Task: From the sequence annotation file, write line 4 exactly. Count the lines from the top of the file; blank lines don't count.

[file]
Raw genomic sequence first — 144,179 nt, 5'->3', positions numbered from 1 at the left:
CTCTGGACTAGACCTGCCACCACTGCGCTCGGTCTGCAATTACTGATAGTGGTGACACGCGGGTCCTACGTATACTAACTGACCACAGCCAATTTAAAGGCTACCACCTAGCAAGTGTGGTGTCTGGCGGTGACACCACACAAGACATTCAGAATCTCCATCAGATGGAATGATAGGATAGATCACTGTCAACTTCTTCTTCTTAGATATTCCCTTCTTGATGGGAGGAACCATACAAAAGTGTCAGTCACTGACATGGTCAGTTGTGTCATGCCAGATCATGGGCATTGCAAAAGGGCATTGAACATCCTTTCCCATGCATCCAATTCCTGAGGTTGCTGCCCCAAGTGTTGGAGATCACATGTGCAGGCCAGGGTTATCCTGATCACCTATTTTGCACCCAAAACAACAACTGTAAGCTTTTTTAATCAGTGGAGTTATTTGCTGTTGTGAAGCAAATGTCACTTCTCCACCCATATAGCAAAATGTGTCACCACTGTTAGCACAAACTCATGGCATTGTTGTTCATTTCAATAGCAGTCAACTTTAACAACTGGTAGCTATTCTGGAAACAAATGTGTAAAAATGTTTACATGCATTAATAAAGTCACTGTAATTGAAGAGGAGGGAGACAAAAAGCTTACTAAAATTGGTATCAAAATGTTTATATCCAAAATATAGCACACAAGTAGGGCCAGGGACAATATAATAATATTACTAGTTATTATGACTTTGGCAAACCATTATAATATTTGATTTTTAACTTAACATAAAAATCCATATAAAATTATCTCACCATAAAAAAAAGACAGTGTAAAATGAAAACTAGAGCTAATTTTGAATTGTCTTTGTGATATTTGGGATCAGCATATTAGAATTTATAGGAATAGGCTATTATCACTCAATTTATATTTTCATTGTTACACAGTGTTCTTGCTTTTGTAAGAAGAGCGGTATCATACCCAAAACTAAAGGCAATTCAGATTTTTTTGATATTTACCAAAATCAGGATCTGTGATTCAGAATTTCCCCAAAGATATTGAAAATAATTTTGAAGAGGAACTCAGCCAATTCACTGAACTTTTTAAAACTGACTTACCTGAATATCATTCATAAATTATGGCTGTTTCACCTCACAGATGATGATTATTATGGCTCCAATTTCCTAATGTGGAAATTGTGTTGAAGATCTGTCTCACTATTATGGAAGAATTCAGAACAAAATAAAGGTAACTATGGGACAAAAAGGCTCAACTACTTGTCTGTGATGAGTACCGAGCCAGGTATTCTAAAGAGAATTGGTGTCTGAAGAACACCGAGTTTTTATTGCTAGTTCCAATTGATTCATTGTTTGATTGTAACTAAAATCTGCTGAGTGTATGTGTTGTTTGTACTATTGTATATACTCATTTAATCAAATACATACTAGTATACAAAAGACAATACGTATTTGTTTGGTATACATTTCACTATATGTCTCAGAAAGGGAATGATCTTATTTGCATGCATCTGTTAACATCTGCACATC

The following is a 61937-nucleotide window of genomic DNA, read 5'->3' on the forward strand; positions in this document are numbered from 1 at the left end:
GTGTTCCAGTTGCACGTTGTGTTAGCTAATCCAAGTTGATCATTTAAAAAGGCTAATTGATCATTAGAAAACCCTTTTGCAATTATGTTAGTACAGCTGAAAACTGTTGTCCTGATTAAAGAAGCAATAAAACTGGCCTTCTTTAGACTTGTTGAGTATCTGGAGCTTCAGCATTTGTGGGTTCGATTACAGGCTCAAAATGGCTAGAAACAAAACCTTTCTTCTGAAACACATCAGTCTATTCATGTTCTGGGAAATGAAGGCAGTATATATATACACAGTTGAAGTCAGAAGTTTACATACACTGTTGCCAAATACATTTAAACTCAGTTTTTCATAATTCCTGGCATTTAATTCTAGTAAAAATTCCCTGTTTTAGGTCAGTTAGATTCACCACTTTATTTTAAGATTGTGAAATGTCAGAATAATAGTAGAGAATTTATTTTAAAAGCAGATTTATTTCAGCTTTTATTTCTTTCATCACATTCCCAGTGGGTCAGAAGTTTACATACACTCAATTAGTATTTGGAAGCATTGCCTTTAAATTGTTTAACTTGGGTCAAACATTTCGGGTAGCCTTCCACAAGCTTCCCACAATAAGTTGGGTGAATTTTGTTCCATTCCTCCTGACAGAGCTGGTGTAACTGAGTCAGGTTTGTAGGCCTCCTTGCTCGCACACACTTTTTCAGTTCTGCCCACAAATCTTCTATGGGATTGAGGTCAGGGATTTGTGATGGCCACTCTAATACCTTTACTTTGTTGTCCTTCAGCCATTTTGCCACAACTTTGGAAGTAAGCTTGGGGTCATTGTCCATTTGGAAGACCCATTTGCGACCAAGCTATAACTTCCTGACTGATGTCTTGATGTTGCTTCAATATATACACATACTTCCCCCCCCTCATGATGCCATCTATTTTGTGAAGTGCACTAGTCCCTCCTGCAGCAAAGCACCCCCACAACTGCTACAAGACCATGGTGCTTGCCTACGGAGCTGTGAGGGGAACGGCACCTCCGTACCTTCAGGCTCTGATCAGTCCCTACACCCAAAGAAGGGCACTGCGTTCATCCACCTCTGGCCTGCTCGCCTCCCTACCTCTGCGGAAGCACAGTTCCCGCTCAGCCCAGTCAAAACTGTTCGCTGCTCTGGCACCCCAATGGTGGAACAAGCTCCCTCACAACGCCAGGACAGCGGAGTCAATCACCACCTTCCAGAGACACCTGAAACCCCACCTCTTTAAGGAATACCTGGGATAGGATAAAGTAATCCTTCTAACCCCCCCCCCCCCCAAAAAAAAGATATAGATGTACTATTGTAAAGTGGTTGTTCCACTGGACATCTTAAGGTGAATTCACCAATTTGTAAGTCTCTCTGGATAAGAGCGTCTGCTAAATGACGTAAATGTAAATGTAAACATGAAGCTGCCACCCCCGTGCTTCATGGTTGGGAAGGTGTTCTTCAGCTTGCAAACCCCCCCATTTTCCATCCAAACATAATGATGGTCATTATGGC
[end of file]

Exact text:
GTGTTCCAGTTGCACGTTGTGTTAGCTAATCCAAGTTGATCATTTAAAAAGGCTAATTGATCATTAGAAAACCCTTTTGCAATTATGTTAGTACAGCTGAAAACTGTTGTCCTGATTAAAGAAGCAATAAAACTGGCCTTCTTTAGACTTGTTGAGTATCTGGAGCTTCAGCATTTGTGGGTTCGATTACAGGCTCAAAATGGCTAGAAACAAAACCTTTCTTCTGAAACACATCAGTCTATTCATGTTCTGGGAAATGAAGGCAGTATATATATACACAGTTGAAGTCAGAAGTTTACATACACTGTTGCCAAATACATTTAAACTCAGTTTTTCATAATTCCTGGCATTTAATTCTAGTAAAAATTCCCTGTTTTAGGTCAGTTAGATTCACCACTTTATTTTAAGATTGTGAAATGTCAGAATAATAGTAGAGAATTTATTTTAAAAGCAGATTTATTTCAGCTTTTATTTCTTTCATCACATTCCCAGTGGGTCAGAAGTTTACATACACTCAATTAGTATTTGGAAGCATTGCCTTTAAATTGTTTAACTTGGGTCAAACATTTCGGGTAGCCTTCCACAAGCTTCCCACAATAAGTTGGGTGAATTTTGTTCCATTCCTCCTGACAGAGCTGGTGTAACTGAGTCAGGTTTGTAGGCCTCCTTGCTCGCACACACTTTTTCAGTTCTGCCCACAAATCTTCTATGGGATTGAGGTCAGGGATTTGTGATGGCCACTCTAATACCTTTACTTTGTTGTCCTTCAGCCATTTTGCCACAACTTTGGAAGTAAGCTTGGGGTCATTGTCCATTTGGAAGACCCATTTGCGACCAAGCTATAACTTCCTGACTGATGTCTTGATGTTGCTTCAATATATACACATACTTCCCCCCCCTCATGATGCCATCTATTTTGTGAAGTGCACTAGTCCCTCCTGCAGCAAAGCACCCCCACAACTGCTACAAGACCATGGTGCTTGCCTACGGAGCTGTGAGGGGAACGGCACCTCCGTACCTTCAGGCTCTGATCAGTCCCTACACCCAAAGAAGGGCACTGCGTTCATCCACCTCTGGCCTGCTCGCCTCCCTACCTCTGCGGAAGCACAGTTCCCGCTCAGCCCAGTCAAAACTGTTCGCTGCTCTGGCACCCCAATGGTGGAACAAGCTCCCTCACAACGCCAGGACAGCGGAGTCAATCACCACCTTCCAGAGACACCTGAAACCCCACCTCTTTAAGGAATACCTGGGATAGGATAAAGTAATCCTTCTAACCCCCCCCCCCCCCAAAAAAAAGATATAGATGTACTATTGTAAAGTGGTTGTTCCACTGGACATCTTAAGGTGAATTCACCAATTTGTAAGTCTCTCTGGATAAGAGCGTCTGCTAAATGACGTAAATGTAAATGTAAACATGAAGCTGCCACCCCCGTGCTTCATGGTTGGGAAGGTGTTCTTCAGCTTGCAAACCCCCCCATTTTCCATCCAAACATAATGATGGTCATTATGGC